I want to assure you that there aren't some hidden defects in my character or in my arrest record that are keeping me from becoming an attorney. I passed the California Bar Exam, and other examinations have certified me as being one of "good moral character." I am a Christian; a six-day Creationist and a five-point Calvinist. Because I am a Christian, virtue is important to me. Law and order are high priorities for me. "My delight is in the Law of the LORD; and in His Law I meditate day and night" (Psalm 1:2). The Bible says to obey the laws of the State (I Peter 2:13). I do this. The IRS isn't after me (Romans 13:6-7) nor am I hounded by creditors (verse 8). I do not plot the assassination of my enemies: I pray for them (Matthew 5:44). I am not litigious towards my enemies (5:40), I go the extra mile (5:41), and I turn the other cheek (5:39). I don't blow up Federal Buildings and I don't even own any firearms.
But according to the courts, my beliefs lead to "anarchy." I cannot be permitted to take the oath to "support the Constitution" which is required for admission to the Bar, and that means that I cannot be admitted to the practice of law in California.
It isn't just me; this is a rule that applies to all Christians, whether they know it or not. If your allegiance is to God above the State, then you cannot take the oath to "support the Constitution," and since this oath is required for admission to the Bar, you can't become an attorney. In California, a Christian cannot even become a certified elevator inspector.
Your first question might be, "If this is true, why are there so many good Christians who hold political office?" The answer is simple: when they were sworn in, they gave no public or binding legal indication that they were Christians, and that Christ was their Lord over the State.
I presented the cases discussed in this Internet Monograph to a Federal District Court in Los Angeles and argued that these cases should be put aside under the First Amendment and the Religious Freedom Restoration Act of 1993 and the California State Bar should be ordered to admit me to the practice of law. The court acknowledged that my interpretation of the cases was correct, but refused to grant me relief.
Let me share a little story which will illustrate where we are. It's kind of a "parable." It shows the bind I feel every Christian is in whether he knows it or not.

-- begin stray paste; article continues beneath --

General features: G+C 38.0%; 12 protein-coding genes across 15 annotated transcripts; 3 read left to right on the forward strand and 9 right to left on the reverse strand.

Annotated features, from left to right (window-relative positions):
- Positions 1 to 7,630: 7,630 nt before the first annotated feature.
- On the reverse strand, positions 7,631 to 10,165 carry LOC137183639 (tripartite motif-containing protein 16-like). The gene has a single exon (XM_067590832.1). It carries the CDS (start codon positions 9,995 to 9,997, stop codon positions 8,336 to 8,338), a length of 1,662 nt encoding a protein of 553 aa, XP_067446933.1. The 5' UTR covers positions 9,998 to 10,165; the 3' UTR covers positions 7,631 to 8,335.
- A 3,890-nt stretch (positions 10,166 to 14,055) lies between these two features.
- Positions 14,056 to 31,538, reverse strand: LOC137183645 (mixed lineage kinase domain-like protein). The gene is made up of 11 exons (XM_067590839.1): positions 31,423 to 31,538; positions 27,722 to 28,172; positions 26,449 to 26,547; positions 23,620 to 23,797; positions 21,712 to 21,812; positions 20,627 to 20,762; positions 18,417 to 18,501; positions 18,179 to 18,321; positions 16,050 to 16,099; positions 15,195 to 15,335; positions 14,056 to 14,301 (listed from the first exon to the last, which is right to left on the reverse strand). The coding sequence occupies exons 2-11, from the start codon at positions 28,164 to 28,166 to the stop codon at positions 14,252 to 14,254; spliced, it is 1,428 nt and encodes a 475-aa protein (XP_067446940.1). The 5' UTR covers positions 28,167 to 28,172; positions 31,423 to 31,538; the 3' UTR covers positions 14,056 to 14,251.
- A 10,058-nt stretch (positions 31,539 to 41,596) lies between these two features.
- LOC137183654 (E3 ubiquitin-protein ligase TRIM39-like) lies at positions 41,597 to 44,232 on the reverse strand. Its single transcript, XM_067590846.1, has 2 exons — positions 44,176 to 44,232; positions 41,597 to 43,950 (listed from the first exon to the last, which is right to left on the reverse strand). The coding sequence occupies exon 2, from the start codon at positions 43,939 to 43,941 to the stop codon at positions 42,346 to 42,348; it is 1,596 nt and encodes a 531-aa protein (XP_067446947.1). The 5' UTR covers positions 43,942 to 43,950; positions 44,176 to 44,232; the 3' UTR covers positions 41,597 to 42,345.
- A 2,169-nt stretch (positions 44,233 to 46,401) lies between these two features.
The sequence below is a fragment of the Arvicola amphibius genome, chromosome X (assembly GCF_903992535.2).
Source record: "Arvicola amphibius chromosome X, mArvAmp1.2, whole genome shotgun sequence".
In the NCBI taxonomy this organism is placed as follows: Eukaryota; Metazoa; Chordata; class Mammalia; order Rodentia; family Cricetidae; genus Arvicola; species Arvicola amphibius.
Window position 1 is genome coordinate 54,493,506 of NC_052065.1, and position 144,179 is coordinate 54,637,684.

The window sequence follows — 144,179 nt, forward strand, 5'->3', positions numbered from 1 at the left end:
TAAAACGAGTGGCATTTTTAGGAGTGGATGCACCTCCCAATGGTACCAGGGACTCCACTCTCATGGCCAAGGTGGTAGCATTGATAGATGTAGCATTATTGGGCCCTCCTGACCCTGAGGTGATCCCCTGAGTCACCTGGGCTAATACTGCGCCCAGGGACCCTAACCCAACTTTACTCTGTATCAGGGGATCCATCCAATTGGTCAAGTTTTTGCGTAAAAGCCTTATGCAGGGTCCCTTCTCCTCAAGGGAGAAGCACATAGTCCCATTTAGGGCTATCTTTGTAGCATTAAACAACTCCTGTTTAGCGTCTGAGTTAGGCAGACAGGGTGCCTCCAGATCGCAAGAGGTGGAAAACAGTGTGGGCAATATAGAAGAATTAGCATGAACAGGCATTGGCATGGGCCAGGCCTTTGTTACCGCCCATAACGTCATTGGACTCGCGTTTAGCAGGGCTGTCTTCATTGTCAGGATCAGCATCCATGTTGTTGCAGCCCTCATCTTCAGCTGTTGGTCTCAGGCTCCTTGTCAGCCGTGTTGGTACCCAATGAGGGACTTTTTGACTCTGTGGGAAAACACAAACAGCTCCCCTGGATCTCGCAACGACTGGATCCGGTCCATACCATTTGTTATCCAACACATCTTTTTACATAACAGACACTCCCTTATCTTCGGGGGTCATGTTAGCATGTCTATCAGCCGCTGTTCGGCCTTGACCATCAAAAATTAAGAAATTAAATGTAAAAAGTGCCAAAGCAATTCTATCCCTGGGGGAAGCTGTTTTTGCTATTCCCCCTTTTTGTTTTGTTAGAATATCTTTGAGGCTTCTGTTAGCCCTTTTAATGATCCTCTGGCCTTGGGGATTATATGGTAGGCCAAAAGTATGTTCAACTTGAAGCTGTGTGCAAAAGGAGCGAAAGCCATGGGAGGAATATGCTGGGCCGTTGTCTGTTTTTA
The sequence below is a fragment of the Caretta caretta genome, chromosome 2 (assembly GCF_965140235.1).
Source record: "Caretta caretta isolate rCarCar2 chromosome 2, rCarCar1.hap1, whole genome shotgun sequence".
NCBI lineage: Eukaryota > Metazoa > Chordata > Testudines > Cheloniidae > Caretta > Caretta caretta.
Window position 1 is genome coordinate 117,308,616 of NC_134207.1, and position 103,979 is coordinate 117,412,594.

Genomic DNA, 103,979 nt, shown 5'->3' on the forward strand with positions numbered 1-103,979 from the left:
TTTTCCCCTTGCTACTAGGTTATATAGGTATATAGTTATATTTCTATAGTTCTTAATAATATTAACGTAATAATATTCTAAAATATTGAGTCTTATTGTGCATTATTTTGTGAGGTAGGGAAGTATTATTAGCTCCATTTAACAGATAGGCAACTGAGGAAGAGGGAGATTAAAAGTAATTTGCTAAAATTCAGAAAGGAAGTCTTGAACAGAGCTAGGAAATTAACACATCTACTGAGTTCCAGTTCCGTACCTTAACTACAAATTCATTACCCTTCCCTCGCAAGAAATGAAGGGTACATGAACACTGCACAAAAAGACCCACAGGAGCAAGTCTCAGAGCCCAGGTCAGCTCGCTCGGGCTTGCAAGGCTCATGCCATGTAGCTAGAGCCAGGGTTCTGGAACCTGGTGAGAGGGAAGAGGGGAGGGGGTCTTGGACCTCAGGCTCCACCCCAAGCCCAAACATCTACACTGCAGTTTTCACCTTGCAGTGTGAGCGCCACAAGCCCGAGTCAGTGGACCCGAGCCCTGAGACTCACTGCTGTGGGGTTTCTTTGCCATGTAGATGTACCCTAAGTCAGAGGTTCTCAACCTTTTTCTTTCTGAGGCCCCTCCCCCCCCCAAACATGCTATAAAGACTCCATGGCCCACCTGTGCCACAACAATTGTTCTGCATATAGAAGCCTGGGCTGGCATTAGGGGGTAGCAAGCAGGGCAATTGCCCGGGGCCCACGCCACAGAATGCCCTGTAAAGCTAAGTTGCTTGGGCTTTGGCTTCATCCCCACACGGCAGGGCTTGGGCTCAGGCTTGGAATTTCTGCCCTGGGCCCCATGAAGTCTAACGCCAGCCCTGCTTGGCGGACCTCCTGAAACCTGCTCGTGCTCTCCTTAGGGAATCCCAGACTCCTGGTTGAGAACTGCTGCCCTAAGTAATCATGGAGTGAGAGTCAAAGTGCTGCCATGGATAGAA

[Go to Parable]
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1.I experienced a "paradigm shift" in high school when I found out that evolutionists had been lying to us, and we really could trust the Bible, even in "non-religious" areas of human action. That belief - which the secular world would call "fanaticism" - led me to the writings of R.J. Rushdoony. I devoured his writings and became a Chalcedon Scholar, publishing my first article in the Chalcedon Report before I graduated from USC. I had a regular column in that influential publication, and was also published by the Institute for Christian Economics (Gary North). [Return to text]
2. Recall that the U.S. Supreme Court did not remove the Bible from public schools because it created classroom "lawlessness." [Return to text]
3. Arendt, Hannah, Eichmann in Jerusalem; a Report on the Banality of Evil, Rev. and enlg. ed., New York, Viking Press [c1964, 1970 printing]; Goldhagen, Daniel Jonah. Hitler's Willing Executioners : Ordinary Germans and the Holocaust, New York : Alfred A. Knopf, 1996. See also the insightful article by S.R. Tuuri in The Chalcedon Report, No. 380 (March, 1997) pp. 22-25. [Return to text]
4. Northwest Ordinance, Sec. 14, Art. III, 1 U.S.C.A 21. (West, 1988). Schools were required by the federal government to teach religion in those states admitted into the Union under the Northwest Ordinance. The constitutions of states admitted as late as 1875 (Nebraska) contained almost identical language, requiring the teaching of Christianity in the public schools. Commended by the U.S. Supreme Court in Church of the Holy Trinity v. U.S., 143 U.S. 457, 469. [Return to text]
5. One presupposition says that God is God; the other says that Man is god. (True "Man" (capital "M") always seems to be incarnate in the State.) [Return to text]
6. At this point it is only fair to point out that I am in fact something of an extremist; I am not a "normal" American. I will not blow up Federal Buildings in Oklahoma City, nor in Baghdad, Iraq. Like the early Christians, I will live in the catacombs before I will kill another human being to advance the interests of multinational corporations or defend the "New World Order." Under the U.S. Supreme Court's ruling of In re Summers, I am prohibited by law from becoming an attorney because of this unwillingness to kill for the New World Order. I discuss this case elsewhere. See also Attachment C. [Return to text]
7. And, more practically speaking, since we live in an arbitrary government of judge-made law, where not only citizens but lawyers and judges cannot maintain exhaustive knowledge of the law as it is created by judicial decisions, there was likely not a judge around at the time of their inauguration who knew the law and who might decide to prosecute any of these Christians. (A politically powerless immigrant is more likely to be barred from the support oath than a powerful politician [and any politician who wins is fairly powerful -- and too public.]) [Return to text]